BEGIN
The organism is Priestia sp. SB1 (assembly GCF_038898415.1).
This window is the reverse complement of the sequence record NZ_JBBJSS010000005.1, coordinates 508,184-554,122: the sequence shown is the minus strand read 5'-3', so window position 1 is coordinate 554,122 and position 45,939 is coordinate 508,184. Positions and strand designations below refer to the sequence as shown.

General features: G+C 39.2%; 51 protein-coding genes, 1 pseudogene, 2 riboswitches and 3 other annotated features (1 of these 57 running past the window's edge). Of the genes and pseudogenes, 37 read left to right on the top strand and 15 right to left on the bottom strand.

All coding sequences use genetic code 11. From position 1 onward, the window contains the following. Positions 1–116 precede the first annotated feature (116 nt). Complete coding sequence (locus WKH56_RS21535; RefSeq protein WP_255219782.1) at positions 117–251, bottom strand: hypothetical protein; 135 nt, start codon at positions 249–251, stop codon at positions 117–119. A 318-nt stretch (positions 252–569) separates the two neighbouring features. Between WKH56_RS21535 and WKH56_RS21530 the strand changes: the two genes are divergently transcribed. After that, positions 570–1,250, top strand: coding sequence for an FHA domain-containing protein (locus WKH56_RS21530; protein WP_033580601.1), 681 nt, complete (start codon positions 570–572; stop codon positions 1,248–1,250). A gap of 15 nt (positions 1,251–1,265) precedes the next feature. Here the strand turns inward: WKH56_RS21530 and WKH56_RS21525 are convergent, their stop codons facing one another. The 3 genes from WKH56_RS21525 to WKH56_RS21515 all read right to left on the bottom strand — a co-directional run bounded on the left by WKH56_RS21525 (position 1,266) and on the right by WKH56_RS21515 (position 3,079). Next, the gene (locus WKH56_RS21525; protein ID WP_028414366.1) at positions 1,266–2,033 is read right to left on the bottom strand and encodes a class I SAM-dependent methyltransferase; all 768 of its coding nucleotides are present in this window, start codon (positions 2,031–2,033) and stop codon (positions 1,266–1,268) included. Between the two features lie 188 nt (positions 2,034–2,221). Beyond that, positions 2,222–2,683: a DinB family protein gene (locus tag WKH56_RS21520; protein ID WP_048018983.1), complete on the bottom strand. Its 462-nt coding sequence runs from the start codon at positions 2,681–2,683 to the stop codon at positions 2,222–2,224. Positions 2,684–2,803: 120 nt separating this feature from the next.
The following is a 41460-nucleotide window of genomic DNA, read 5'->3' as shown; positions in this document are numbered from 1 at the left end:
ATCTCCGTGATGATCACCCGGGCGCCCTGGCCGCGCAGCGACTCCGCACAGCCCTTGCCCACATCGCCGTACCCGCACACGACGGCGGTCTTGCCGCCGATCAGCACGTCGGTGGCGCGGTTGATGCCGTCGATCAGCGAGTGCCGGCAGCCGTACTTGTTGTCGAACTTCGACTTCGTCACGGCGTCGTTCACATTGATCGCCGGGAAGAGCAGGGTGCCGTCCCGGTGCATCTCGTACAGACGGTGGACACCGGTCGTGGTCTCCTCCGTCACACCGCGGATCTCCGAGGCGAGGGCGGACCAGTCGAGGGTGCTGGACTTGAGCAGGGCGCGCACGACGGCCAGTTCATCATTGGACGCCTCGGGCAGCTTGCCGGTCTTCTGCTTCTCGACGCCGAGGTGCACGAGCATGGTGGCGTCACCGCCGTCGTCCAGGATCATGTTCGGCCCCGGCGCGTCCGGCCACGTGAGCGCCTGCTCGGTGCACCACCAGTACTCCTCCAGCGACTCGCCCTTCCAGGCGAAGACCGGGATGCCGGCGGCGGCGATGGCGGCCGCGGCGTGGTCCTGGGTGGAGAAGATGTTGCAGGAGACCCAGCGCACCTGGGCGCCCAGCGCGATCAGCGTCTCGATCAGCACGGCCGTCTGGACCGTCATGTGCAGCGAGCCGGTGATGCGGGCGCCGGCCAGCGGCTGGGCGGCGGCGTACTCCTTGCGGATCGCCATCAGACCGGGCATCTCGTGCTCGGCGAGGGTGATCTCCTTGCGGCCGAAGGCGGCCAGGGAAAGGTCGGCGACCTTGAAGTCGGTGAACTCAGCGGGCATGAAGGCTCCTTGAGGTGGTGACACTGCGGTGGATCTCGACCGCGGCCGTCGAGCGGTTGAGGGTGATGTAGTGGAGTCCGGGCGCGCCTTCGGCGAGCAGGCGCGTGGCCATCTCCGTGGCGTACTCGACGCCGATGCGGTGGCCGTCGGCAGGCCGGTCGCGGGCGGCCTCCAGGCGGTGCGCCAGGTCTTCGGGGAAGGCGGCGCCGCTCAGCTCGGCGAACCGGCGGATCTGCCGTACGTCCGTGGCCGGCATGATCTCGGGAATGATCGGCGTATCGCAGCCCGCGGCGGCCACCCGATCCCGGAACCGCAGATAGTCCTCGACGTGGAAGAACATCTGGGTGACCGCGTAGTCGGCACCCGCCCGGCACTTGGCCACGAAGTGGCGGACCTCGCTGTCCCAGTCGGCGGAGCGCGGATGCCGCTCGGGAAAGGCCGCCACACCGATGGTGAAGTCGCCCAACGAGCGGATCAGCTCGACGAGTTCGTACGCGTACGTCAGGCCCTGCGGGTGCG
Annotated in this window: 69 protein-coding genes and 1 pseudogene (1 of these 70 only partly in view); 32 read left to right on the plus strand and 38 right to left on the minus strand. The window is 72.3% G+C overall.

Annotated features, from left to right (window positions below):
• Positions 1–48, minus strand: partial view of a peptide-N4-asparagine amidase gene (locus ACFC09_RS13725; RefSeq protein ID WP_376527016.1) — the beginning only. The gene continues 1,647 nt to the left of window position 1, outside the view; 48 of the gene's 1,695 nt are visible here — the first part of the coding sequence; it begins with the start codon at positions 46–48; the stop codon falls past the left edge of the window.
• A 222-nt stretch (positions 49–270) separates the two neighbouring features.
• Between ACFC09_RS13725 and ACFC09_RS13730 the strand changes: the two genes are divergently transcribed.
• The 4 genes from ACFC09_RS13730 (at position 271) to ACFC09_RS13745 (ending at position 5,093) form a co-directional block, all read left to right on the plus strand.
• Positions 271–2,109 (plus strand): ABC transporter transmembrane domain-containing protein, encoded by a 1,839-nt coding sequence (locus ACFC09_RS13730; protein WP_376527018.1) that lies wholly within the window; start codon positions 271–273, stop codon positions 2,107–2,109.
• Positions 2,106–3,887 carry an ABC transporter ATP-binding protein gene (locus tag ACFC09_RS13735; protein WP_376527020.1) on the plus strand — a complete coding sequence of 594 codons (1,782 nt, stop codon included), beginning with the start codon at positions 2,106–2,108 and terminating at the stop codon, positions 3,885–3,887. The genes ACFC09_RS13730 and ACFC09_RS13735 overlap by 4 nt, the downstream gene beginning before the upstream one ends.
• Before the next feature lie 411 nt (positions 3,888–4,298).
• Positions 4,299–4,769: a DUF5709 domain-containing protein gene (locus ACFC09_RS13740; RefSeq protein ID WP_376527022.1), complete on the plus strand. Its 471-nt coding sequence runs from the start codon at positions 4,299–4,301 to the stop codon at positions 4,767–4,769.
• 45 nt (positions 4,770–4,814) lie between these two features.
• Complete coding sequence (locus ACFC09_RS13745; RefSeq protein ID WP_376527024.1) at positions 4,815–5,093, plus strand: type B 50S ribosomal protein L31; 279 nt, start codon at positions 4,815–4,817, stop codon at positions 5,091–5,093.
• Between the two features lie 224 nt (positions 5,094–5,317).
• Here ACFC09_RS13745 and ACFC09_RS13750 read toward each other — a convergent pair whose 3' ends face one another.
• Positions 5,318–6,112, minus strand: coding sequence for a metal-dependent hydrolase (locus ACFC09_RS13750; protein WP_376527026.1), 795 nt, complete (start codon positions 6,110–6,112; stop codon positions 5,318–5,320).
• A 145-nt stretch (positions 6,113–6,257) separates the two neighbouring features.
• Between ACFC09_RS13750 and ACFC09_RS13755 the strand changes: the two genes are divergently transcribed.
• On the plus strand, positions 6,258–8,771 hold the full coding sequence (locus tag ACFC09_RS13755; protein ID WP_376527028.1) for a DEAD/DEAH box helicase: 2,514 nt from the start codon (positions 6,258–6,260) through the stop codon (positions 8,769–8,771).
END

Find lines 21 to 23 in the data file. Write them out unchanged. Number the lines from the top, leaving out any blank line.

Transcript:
• Positions 5,318–6,112, minus strand: coding sequence for a metal-dependent hydrolase (locus ACFC09_RS13750; protein WP_376527026.1), 795 nt, complete (start codon positions 6,110–6,112; stop codon positions 5,318–5,320).
• A 145-nt stretch (positions 6,113–6,257) separates the two neighbouring features.
• Between ACFC09_RS13750 and ACFC09_RS13755 the strand changes: the two genes are divergently transcribed.